\Where the Corners Meet features Yang Wei on pipa, a spiky, circular theme growing to a wistful but animated crescendo, Tisdel artfully shadowing the fretted instruments as it builds to anthemic proportions. In the Right Line follows a moody folk-rock trajectory, while Caterpillar Kif is the album’s big showstopper. Agitated strings switch back and forth with a wryly bluesy theme that Seed once again takes in a flamenco direction; it gets funkier, then Tisdel takes it dancing to yet another trick ending.

One in Five might be the album’s most intense track, with a brooding rainy day guitar-and-cello duet into more flamencoesque guitar, Tisdel’s soaring chromatics against Seed’s pensive, spare, rhythmic pulse. The title track closes the album, and it turns out that this is one haunted gallery: Seed’s long, nebulously spacious solo intro hands off to Armstrong, who supplies chilling, stygian sustained lines all the way through to a darkly ironic ending. A lot of people – fans of art-rock, jazz, classical and global sounds – are going to love this album. It’s one of the year’s best, whichever category you might think it fits (and realistically, it doesn’t really fit any, which helps explain why it’s so enjoyable).

August 21, 2013 Posted by | classical music, jazz, Music, music, concert, review, Reviews, world music | , , , , , , , , , , , , , , , , , | Leave a comment

The Django Festival Allstars Return to Birdland with a Hot New Album Recorded There

It’s that time of year again when the Django Reinhardt Festival takes over Birdland, starting at 8 PM on June 25 and continuing through June 30. Fortuitously, the Django Festival Allstars have a new album out, Live at Birdland, recorded at last year’s festival. The sound quality is outstanding, as you would expect from this venue, and the playing is sensational, even by the rigorous standards of le jazz manouche. The track selection is eclectic and draws deeply on originals with contributions from several members of the band, rather than simply recycled Django Reinhardt classics. As timelessly enjoyable as the Django catalog is, it’s good to see this group pushing hard on the envelope at the forefront of the tradition.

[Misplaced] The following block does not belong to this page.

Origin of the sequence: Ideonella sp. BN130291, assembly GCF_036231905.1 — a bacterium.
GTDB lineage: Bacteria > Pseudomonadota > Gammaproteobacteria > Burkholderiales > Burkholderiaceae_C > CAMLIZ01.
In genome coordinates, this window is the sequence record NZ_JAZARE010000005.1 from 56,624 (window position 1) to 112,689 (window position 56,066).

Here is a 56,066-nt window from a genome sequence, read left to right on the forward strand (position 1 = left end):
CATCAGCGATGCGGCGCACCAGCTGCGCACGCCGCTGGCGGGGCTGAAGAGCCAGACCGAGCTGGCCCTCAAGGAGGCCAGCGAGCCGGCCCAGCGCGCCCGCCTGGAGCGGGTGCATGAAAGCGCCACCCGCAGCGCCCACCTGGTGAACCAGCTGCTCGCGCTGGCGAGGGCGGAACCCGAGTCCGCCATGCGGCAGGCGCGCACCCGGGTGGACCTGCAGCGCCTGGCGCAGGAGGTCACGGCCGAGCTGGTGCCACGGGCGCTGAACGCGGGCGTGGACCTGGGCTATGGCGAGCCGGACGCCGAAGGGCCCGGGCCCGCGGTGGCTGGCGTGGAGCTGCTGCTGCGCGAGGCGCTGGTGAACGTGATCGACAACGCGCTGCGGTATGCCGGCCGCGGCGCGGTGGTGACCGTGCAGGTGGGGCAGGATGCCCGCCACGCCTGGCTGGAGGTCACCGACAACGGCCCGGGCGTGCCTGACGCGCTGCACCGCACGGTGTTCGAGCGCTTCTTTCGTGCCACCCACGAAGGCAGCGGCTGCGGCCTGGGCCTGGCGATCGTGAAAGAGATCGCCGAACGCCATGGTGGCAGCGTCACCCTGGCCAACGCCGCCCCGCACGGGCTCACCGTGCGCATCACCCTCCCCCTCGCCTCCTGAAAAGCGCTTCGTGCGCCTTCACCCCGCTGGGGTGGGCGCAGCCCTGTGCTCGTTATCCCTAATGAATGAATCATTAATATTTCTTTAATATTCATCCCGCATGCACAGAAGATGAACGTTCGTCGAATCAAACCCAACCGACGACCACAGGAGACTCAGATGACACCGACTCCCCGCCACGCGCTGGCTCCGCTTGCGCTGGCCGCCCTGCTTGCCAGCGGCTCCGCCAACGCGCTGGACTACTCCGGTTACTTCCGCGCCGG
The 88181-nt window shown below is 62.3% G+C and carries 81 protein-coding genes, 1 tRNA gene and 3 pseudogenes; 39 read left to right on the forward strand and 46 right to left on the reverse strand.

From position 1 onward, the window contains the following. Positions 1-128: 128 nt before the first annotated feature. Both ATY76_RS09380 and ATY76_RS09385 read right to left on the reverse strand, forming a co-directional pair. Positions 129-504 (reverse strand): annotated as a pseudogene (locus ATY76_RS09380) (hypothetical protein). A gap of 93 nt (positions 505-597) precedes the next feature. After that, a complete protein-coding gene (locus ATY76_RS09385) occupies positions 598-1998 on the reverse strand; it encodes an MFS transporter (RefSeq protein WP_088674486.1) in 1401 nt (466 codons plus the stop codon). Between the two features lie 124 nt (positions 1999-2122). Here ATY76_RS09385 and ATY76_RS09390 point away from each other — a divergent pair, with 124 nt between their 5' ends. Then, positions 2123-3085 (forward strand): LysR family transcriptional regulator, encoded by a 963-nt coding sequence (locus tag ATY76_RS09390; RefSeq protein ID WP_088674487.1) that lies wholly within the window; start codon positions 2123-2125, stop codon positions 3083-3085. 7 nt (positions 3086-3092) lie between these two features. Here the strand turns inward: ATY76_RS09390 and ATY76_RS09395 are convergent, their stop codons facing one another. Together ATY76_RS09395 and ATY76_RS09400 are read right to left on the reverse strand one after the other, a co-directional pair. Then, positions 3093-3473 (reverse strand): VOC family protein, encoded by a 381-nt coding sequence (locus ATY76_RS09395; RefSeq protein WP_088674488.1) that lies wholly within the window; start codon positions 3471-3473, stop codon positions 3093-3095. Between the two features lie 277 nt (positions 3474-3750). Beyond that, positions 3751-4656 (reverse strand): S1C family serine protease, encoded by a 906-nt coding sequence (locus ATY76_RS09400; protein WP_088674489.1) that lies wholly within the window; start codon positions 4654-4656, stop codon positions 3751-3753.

There are three numbers associated with Django here. The band kicks it off with Swing Gitan, lead guitarist Dorado Schmitt adding a bluesy ominousness over the swirl of Ludovic Beier’s accordion, the two joining forces as the song winds out in flurry of tremolo-picking. Nuages, true to its name, builds a rich, Gil Evans-tinged reflecting-pool backdrop for Schmitt’s spacious hanmer-on work and guest Anat Cohen’s slinky soprano sax. There’s also Manoir de Mes Reves, essentially My Funny Valentine recast as a steady Romany jazz ballad. The other covers here are an accordion-fueled Beier arrangement of Caravan, with a droll new title, Camping Car, a feature for cellist Jisoo Ok, as well as an amped-up take of Out of Nowhere and a rather unexpectedly, hard-rocking, early 70s-tinged version of Them There Eyes.

But it’s the originals here that make this band what they are. Dorado Schmitt’s ballad For Pierre carefully sets up an austere feature for violinist Pierre Blanchard. Blanchard’s Balkanic Dance juxtaposes his biting lines against Beier’s nonchalantly sizzling chromatics. The plaintive Valse en Exil, another Blanchard tune, sets moody violin over elegantly dancing guitars, a lush backdrop rising and falling behind them. Schmitt’s El Dorado is a lively bossa in disguise, a rhythm they revisit as the album closes with Bossa Dorado, building suspense with a relentless intensity as they resist the urge to take it over the top.

The poignant, elegaic spaghetti western bolero Song for Etorre, another Schmitt tune, might be the album’s strongest track. The rest of the cuts include Pat’s Waltz, a bouncy Beier number built around rapidfire, clustering guitars; a hypnotically shuffling, Brazilian-flavored tune by co-lead guitarist Bronson Schmidt; and Dorado Schmitt’s funk-tinged Melissa. To call this one of the best jazz albums of the year seems almost unfair to the rest of this year’s releases, considering the sheer talent that this good-natured family bands bring to the material.

June 23, 2013 Posted by | Uncategorized | , , , , , , , , , , , , , , , , , , , , | Leave a comment

Gypsophilia Brings Their Great New Album and Electrifying Live Show to NYC